New frontiers for citizenship at work are being explored at an international conference organized by the Interuniversity Research Centre on Globalization and Work (CRIMT - Université de Montréal, HEC Montréal, Université Laval). It's taking place at HEC Montréal (3000 Côte Sainte-Catherine, Monréal) from May 12 to 14, and will bring together 300 labour experts and leaders from around the world, who will be giving 65 sessions in English and French (many with simultaneous translation). A Community Forum is scheduled for Tuesday May 13.
Labour specialists and leaders will be made available to the media. "As the world of labour is transforming profoundly, we must find ways to reconstruct workplace citizenship in order to ensure the wellbeing of workers as well as organizational efficiency. Currently, it's the logic of flexibility that always seems to prevail," said Gregor Murray, Professor at Université de Montréal's School of Industrial Relations and director of the CRIMT. "Workplace citizenship was both an aspiration and a reality for many workers in advanced industrial economies. It included a variety of rights linked to employment, protection at the workplace, dignity and a body of rights related to the collectivization of social risks incurred throughout work life. Employment should provide dignity and security throughout one's work life, but this ideal is everywhere under challenge."
The conference will offer participants a unique opportunity to discover local, national and international experiences. World leading researchers will present their experiences as they confront a wide range of current challenges, including work-life balance, migrant employment, income security, improving workplace equality, labour conditions in the developing economies, and the future of "green" or "sustainable" goods and jobs. Workplace citizenship must be reconstructed, and it must be understood within the context of the challenges on the horizon.
Conference Schedule: http://www.
Contacts for information, Interviews and further media resources:
- Francine Jacques, Project Coordinator, CRIMT, 418-262-7614, firstname.lastname@example.org
- Gregor Murray, Director, CRIMT, Professor, Université de Montréal, 514-343-5679, Gregor.Murray@umontreal.ca
- William Raillant-Clark, Press Attaché, Université de Montréal, 514-566-3813 email@example.com
Supplementary media resources
The following statements are made available to the media for use in reports. These are non-official courtesy translations of statements made originally in French. The French versions are available upon request:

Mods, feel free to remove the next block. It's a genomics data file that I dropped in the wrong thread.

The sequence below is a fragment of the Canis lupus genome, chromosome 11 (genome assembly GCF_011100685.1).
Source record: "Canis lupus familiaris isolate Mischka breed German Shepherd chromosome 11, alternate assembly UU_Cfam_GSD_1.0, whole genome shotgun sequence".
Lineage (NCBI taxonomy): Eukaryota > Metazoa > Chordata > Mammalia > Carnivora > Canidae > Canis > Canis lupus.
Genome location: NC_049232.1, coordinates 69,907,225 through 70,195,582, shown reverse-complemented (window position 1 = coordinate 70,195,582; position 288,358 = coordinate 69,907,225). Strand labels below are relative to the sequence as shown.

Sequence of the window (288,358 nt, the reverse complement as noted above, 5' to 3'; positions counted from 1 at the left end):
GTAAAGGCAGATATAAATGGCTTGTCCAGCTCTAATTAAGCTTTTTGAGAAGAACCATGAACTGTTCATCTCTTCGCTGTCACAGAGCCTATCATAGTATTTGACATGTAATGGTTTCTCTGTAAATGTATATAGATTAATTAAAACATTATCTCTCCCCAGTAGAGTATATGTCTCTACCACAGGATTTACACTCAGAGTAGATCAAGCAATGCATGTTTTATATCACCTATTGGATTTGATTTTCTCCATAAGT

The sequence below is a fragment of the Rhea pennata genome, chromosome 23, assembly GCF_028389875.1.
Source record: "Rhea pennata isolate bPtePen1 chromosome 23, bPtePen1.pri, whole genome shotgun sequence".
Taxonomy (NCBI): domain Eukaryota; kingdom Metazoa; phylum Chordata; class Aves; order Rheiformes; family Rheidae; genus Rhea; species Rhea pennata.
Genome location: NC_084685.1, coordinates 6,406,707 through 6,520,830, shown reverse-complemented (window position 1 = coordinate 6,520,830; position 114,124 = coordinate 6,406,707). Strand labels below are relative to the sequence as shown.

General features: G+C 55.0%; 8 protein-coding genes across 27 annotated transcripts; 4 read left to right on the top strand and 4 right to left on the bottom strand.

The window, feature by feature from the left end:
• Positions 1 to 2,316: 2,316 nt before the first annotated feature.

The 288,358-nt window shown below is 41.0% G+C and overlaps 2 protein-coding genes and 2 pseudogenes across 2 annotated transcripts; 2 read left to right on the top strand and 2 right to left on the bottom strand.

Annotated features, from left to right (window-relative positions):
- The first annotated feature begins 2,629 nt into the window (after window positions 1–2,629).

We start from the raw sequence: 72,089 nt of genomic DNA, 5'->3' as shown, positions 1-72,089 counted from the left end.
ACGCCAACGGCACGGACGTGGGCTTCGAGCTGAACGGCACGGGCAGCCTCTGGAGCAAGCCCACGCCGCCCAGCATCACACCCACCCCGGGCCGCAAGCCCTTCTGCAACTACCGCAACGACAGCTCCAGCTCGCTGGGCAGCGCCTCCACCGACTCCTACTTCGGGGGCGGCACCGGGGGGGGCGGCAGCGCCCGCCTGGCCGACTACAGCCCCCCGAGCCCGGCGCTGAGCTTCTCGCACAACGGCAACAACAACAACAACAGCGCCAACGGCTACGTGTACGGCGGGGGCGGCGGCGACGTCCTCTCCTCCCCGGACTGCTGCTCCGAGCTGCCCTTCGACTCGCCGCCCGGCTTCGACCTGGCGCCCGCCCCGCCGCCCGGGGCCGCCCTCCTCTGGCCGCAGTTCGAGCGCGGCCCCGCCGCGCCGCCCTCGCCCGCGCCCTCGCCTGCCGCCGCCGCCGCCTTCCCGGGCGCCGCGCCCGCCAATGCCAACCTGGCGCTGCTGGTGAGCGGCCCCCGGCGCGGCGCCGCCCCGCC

Income security/Unemployment insurance/Retirement regimes (Forum 2.4, Tuesday 13 at 3:25 pm: How can we reconstruct income security?). "Rethinking income security is not just a short-term issue for the protection of employees, the efficiency of labour market also a long-term issue in terms of social cohesion.". Jean Charest, Professor , School of Industrial Relations, Université de Montréal
Temporary and permanent migrant labour (many sessions): "Immigration programs targeting temporary workers are no longer able to meet the challenges raised by the globalization of labour. We must balance access to migrant workers with and their rights as workers." France Houle, Professor, Faculty of Law, Université de Montréal.
Labour conditions in developing economies (Plenary 2, Tuesday May 13) : "According to Kalpona Akter, a union activist from Bangladesh who will be attending the conference, 'justice for workers begins with their safety.' An increase in international awareness is noticeable one year after the Rana Plaza catastrophe. However, Canadian and foreign investors continue to benefit from a workforce where workers outnumber safety inspectors by more than one million to one, where 100 new unions were accredited but only 3 collective agreements are actually in force, and where an industrial police force continues to hinder workers' freedom of association and human rights." Jeffrey Hilgert, Professor , School of Industrial Relations, Université de Montréal
Workplace Diversity (Forum 2.4, Tuesday May 13) : "Diversity is source of richness for today and tomorrow's organizations. However, many obstacles continue to hinder the life plans of the targeted groups - indigenous peoples, women, handicapped people and visible minorities. This happens through professional segregation or by keeping them in sectors with the most precarious working conditions. Isn't it time for our society to take up the challenge of labour equity and give these groups true workplace citizenship?" Urwana Coiquaud, Associate Professor, Human Resources Management Training Service, HEC Montréal.
"Green" jobs : "Is a good job necessarily green? We could turn the questions back-to-front and ask if a green job should offer good labour conditions? What type of growth do we foresee for the future and how should we go about achieving it?" Martin Dumas, Professor, Faculty of Social Sciences, Université Laval.
About the Interuniversity Research Centre on Globalization and Work (CRIMT)
CRIMT is a multidisciplinary interuniversity research centre that brings together international researchers interested in globalization and the practical and theoretical challenges of institutional renewal with regards to labour and employment. CRIMT includes researchers from the School of Industrial Relations and the Faculty of Law. Université de Montréal is one of the founding institutions of the CRIMT and its director holds the Canada Research Chair on Labour and Globalization at the university's School of Industrial Relations within the Faculty of Arts and Science.